Girls do run the world, but patriarchy keeps that fact quietly bracketed: Listening to Beyonce’s “Run the World (Girls)”

Feminist bloggers all over the political and aesthetic spectrum have been criticizing Beyonce’s “Run The World (Girls)” for proffering post-feminist falsehoods, for objectifying/sexualizing women in the video, and for limiting women’s “accomplishments” to traditional roles (like behind every “great man”). In this post, I’m going to argue that these criticisms fail to fully appreciate what Beyonce is doing in the song—especially because they are not listening to how it works as a piece of music. Beyonce is not giving us some post-feminist argument that women have finally “made it” and that patriarchy is finished. She’s arguing that the world runs on girls: without our labor, both (disproportionately under-)paid and unpaid, without our care work, without our accomplishments in traditionally feminized and de-valued industries/economies, the world as we know it would fall apart. Patriarchy runs on girls. It tries to eat us up and spits us out. But we still manage to critique it, resist and subvert it, and leave the world a little better than we found it. The world can’t run without girls, no matter how much patriarchy would like to (literally and figuratively) eliminate us and overlook our central role in keeping the world running.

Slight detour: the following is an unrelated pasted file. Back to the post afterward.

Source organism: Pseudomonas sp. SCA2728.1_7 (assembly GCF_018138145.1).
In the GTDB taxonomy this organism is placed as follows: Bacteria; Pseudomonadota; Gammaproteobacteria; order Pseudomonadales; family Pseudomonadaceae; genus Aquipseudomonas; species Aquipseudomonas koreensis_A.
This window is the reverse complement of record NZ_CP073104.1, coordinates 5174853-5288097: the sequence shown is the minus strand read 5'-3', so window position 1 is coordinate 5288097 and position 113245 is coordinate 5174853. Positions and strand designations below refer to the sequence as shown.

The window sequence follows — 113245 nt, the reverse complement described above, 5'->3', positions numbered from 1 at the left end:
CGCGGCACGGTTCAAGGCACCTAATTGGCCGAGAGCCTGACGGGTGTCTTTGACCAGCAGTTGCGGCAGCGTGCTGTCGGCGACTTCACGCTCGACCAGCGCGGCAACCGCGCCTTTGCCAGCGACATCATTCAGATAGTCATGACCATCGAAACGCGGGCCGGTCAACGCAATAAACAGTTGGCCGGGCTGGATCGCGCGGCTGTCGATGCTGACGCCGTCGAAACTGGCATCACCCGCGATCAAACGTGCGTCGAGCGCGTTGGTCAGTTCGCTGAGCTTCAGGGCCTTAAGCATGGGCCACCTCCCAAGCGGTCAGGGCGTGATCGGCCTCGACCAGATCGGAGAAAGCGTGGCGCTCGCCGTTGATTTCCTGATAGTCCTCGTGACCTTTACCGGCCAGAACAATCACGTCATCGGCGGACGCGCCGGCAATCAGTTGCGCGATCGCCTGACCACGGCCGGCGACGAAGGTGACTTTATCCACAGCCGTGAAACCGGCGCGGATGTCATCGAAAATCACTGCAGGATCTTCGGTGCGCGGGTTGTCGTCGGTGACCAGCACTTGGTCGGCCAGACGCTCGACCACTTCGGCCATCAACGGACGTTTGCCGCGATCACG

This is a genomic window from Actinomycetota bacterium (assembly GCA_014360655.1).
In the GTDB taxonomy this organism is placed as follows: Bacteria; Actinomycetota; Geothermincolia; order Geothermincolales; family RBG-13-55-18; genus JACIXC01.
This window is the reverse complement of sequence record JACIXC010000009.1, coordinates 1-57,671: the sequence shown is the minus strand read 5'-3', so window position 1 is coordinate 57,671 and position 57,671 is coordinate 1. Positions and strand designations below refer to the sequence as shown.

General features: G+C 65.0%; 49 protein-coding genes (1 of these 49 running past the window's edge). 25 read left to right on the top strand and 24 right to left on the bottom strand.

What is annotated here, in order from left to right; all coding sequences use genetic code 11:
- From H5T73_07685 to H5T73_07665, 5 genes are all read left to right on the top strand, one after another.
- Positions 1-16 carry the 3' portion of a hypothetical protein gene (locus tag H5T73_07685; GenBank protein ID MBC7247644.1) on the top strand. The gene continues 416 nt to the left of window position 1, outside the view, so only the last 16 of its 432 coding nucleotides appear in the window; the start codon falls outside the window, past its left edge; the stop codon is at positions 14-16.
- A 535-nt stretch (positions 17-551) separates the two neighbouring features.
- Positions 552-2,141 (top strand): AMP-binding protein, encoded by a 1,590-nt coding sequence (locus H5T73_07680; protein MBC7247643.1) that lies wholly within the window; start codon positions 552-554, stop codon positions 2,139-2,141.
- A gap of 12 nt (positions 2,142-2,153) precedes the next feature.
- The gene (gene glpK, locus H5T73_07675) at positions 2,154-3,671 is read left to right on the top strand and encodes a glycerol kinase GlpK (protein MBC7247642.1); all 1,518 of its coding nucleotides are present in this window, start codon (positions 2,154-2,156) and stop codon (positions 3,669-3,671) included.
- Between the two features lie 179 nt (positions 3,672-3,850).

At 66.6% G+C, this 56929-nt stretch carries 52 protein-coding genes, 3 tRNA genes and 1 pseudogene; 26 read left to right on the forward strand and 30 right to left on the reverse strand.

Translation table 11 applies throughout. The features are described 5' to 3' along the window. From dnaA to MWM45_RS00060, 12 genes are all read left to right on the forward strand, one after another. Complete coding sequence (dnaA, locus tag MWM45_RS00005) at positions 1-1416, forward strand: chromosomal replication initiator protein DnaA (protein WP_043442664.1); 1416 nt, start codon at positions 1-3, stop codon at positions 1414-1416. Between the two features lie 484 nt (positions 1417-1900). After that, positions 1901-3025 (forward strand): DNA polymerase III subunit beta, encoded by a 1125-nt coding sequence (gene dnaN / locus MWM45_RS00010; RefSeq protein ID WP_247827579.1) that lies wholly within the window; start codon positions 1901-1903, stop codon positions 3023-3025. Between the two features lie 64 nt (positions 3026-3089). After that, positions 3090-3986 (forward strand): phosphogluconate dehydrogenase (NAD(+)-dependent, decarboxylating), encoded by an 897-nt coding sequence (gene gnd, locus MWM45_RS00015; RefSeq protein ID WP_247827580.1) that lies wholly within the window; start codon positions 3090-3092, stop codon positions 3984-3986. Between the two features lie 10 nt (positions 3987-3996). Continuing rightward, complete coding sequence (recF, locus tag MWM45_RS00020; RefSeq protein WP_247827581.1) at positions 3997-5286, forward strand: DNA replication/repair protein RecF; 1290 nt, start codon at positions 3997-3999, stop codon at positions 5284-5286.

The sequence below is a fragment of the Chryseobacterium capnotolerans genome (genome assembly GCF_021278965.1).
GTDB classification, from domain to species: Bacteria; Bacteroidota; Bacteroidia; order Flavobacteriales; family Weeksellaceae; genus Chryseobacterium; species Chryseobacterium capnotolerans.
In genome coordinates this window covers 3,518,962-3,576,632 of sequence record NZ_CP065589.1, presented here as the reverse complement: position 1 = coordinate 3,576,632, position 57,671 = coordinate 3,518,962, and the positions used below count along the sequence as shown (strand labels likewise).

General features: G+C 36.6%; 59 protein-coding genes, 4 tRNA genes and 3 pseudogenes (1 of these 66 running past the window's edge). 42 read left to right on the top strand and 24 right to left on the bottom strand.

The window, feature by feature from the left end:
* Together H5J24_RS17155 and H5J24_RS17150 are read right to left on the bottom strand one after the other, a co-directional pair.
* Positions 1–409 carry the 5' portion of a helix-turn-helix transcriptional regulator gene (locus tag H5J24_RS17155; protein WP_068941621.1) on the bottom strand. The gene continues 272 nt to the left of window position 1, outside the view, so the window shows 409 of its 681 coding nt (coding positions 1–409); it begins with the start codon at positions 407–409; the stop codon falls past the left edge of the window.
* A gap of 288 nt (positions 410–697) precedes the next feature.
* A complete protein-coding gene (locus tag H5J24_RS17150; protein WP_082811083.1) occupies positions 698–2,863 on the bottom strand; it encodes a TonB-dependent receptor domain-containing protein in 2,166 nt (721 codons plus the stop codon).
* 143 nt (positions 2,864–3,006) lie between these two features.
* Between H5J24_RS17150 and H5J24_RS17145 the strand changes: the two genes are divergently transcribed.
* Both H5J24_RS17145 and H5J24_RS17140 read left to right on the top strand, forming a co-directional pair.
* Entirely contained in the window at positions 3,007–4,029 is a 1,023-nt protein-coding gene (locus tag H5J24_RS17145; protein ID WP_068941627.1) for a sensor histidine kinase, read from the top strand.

This read of the song is made most clear not in the official video, but in Beyonce’s performance at Oprah’s farewell gala. I can’t embed the video, but here’s the link: